The History of a Crime, by Victor Hugo

Chapter xiv.

A Religious Incident

A little religion can be mingled with this justice. Here is an example.

Frederick Morin, like Arnauld de l’Ariège, was a Catholic Republican. He thought that the souls of the victims of the 4th of December, suddenly cast by the volleys of the coup d’état into the infinite and the unknown, might need some assistance, and he undertook the laborious task of having a mass said for the repose of these souls. But the priests wished to keep the masses for their friends. The group of Catholic Republicans which Frederick Morin headed applied successively to all the priests of Paris; but met with a refusal. They applied to the Archbishop: again a refusal. As many masses for the assassin as they liked, but far the assassinated not one. To pray for dead men of this sort would be a scandal. The refusal was determined. How should it be overcome? To do without a mass would have appeared easy to others, but not to these staunch believers. The worthy Catholic Democrats with great difficulty at length unearthed in a tiny suburban parish a poor old vicar, who consented to mumble in a whisper this mass in the ear of the Almighty, while begging Him to say nothing about it.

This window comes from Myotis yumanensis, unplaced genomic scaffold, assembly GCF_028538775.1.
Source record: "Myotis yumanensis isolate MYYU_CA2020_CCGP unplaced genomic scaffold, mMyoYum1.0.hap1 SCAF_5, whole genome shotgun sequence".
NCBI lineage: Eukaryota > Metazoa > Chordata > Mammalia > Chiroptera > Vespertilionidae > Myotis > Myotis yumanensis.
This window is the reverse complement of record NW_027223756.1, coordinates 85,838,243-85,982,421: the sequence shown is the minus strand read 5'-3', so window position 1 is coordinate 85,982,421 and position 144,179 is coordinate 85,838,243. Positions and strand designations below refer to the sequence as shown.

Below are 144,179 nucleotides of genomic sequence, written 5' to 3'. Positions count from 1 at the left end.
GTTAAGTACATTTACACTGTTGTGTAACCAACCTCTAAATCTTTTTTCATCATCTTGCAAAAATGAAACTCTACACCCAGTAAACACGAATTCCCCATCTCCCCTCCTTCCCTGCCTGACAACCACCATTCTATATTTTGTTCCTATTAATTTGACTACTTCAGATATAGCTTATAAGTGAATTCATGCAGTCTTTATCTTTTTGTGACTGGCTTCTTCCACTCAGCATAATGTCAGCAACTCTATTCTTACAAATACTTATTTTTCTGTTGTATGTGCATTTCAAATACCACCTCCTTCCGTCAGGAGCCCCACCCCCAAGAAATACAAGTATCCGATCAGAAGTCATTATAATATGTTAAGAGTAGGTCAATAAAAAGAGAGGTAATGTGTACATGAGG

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Last updated Saturday, March 1, 2014 at 20:38